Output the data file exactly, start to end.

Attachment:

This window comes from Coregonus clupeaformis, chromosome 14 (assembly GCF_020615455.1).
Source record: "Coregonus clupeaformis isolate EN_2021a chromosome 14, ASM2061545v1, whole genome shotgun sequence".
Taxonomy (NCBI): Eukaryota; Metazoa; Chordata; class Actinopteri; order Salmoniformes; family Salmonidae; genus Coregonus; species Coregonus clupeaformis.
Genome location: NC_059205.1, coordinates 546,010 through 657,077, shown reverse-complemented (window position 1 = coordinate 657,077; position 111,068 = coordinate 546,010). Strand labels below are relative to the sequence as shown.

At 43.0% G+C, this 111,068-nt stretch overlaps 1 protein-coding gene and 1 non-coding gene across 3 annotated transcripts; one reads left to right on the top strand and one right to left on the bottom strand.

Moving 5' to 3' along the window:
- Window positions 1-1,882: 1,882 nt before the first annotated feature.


This window comes from Coregonus clupeaformis, chromosome 14 (assembly GCF_020615455.1).
Source record: "Coregonus clupeaformis isolate EN_2021a chromosome 14, ASM2061545v1, whole genome shotgun sequence".
Taxonomy (NCBI): Eukaryota; Metazoa; Chordata; class Actinopteri; order Salmoniformes; family Salmonidae; genus Coregonus; species Coregonus clupeaformis.
Genome location: NC_059205.1, coordinates 546,010 through 657,077, shown reverse-complemented (window position 1 = coordinate 657,077; position 111,068 = coordinate 546,010). Strand labels below are relative to the sequence as shown.

At 43.0% G+C, this 111,068-nt stretch overlaps 1 protein-coding gene and 1 non-coding gene across 3 annotated transcripts; one reads left to right on the top strand and one right to left on the bottom strand.

Moving 5' to 3' along the window:
- Window positions 1-1,882: 1,882 nt before the first annotated feature.